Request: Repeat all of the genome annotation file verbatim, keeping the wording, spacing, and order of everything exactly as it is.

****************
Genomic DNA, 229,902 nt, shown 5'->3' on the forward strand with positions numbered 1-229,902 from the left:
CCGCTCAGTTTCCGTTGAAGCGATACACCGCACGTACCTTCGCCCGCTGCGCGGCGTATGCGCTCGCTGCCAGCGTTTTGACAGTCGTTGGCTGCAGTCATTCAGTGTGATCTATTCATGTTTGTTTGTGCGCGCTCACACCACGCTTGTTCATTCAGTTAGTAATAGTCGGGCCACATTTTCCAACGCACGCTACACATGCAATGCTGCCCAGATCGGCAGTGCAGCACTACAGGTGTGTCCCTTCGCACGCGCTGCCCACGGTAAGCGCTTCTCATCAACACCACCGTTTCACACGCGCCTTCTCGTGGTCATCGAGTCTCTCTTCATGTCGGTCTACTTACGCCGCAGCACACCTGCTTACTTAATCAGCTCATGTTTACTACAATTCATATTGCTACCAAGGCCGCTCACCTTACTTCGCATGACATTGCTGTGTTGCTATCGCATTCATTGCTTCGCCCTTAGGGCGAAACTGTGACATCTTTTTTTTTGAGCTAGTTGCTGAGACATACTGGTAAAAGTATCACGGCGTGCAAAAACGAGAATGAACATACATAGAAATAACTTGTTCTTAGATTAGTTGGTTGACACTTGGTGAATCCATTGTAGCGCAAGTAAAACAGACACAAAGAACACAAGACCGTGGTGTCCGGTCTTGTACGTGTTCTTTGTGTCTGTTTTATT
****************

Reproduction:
Genomic DNA, 229,902 nt, shown 5'->3' on the forward strand with positions numbered 1-229,902 from the left:
CCGCTCAGTTTCCGTTGAAGCGATACACCGCACGTACCTTCGCCCGCTGCGCGGCGTATGCGCTCGCTGCCAGCGTTTTGACAGTCGTTGGCTGCAGTCATTCAGTGTGATCTATTCATGTTTGTTTGTGCGCGCTCACACCACGCTTGTTCATTCAGTTAGTAATAGTCGGGCCACATTTTCCAACGCACGCTACACATGCAATGCTGCCCAGATCGGCAGTGCAGCACTACAGGTGTGTCCCTTCGCACGCGCTGCCCACGGTAAGCGCTTCTCATCAACACCACCGTTTCACACGCGCCTTCTCGTGGTCATCGAGTCTCTCTTCATGTCGGTCTACTTACGCCGCAGCACACCTGCTTACTTAATCAGCTCATGTTTACTACAATTCATATTGCTACCAAGGCCGCTCACCTTACTTCGCATGACATTGCTGTGTTGCTATCGCATTCATTGCTTCGCCCTTAGGGCGAAACTGTGACATCTTTTTTTTTGAGCTAGTTGCTGAGACATACTGGTAAAAGTATCACGGCGTGCAAAAACGAGAATGAACATACATAGAAATAACTTGTTCTTAGATTAGTTGGTTGACACTTGGTGAATCCATTGTAGCGCAAGTAAAACAGACACAAAGAACACAAGACCGTGGTGTCCGGTCTTGTACGTGTTCTTTGTGTCTGTTTTATT